To take one prominent example: The number of applicants to U of T’s Master of Science in Applied Computing program, which combines coursework with an eight-month internship at local and international technology companies, jumped by 80 per cent last year, according to Matt Medland, the program’s managing director. 

Why? With 95 per cent of students going on to work at the companies where they intern, the program has effectively become a ticket to a job – and a great one at that. 

“Our program remains unique in the sense that it really bridges academic and industry research,” Medland says, “and it's clear the word on this uniqueness has gotten out.”

Students at U of T Mississauga: In some fields, U of T students are securing jobs well before graduation (photo by Nick Iwanyshyn)

It’s not only U of T-educated software developers and bio-tech engineers who are experiencing similarly heightened demand for their skills. 

At U of T’s Rotman School of Management, a full 85 per cent of 2017 graduates found work within three months of graduation. That’s a five per cent  increase of over the previous year. After six months, a full 95 per cent were employed.

“We now have the highest placement rate of any Canadian business school ranked by Financial Times,” Zania Mauricette, Rotman’s director, careers, full-time MBA, wrote in the school’s 2017-2018 Employment & Salary Report.

Similarly, the number of graduates from U of T’s Faculty of Law who were still looking for work upon receiving their degrees in 2017 constituted less than two per cent of the total class – a figure that’s been more or less constant since 2013. 

Beyond professional schools, a growing number of graduates are leveraging their education and U of T’s myriad of interdisciplinary opportunities to establish themselves in a wide variety of occupations.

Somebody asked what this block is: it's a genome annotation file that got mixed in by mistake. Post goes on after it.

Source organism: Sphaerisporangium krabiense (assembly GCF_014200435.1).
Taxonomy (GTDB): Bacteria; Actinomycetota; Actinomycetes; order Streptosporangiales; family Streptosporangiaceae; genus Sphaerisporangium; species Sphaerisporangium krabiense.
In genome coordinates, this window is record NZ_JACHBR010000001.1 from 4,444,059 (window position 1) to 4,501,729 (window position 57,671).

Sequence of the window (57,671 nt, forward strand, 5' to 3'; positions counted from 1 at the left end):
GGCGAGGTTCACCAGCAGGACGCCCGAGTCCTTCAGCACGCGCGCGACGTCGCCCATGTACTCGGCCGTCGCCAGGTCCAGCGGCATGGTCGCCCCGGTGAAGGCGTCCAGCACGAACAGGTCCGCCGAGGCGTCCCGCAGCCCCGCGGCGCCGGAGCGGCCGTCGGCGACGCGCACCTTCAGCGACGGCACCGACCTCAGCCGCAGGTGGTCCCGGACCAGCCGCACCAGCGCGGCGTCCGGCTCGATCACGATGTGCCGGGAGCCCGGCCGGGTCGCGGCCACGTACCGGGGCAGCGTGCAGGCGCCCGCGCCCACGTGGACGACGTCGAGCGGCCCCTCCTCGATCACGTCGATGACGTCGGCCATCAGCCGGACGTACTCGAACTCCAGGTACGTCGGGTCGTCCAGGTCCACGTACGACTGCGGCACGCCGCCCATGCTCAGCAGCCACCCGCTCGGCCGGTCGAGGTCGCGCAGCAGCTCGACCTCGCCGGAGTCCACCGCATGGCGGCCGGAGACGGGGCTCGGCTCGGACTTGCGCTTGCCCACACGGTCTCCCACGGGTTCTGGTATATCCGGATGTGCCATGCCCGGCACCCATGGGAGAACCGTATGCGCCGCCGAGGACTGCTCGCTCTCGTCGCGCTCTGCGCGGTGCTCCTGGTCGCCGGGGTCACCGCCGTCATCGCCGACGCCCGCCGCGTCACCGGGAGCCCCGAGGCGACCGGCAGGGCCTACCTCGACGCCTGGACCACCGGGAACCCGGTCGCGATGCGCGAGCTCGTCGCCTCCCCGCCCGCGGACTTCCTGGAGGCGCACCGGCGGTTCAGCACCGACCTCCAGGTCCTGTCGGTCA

Anjum Sultana, for one, graduated from U of T Scarborough four years ago after studying health sciences, psychology and neuroscience. Though initially interested in pursuing a career in the field of global health, she later decided many of the problems she wanted to solve could also be found much closer to home. 

So she enrolled in a master’s of public health at U of T’s Dalla Lana School of Public Health and now works as a manager of public policy and strategic communications at the YWCA Canada, the largest women’s services organization in the country. 

Her job is a mix of government relations, policy development and strategic communications – a role she says came naturally given her hectic extra-curricular schedule while attending U of T and shortly after graduation. That includes stints as co-chair of a racial health equity conference, co-director of U of T’s Imagine community health initiative and as a junior fellow at the urban-health focused Wellesley Institute.

“Your ability to work across sectors is so important,” Sultana says. “That is exactly what the workforce is like. You don’t only work with people in only one discipline.”

Don’t just take Sultana’s word for it. In its most recent employability rankings, the editors of Times Higher Education noted that more than two thirds of the firms they surveyed cited interdisciplinary or problem-based learning as a “very important measure … more than any other issue.”

Not surprisingly, those U of T graduates who typically complete the most degrees – PhD-holders – are among the most employable grads the university produces. 

A study released earlier this year by the School of Graduate Studies tracked more than 10,000 PhD students who graduated between 2000 and 2015 – in all disciplines –  and found nearly all of them are ensconced in careers spanning all sectors of the economy, from finance to pharmaceuticals, in Canada and abroad.

The number of PhD-holders from U of T who are working in the private sector jumped to 23 per cent in 2015, compared to 12 per cent at the turn of the century (image courtesy of U of T's School of Graduate Studies)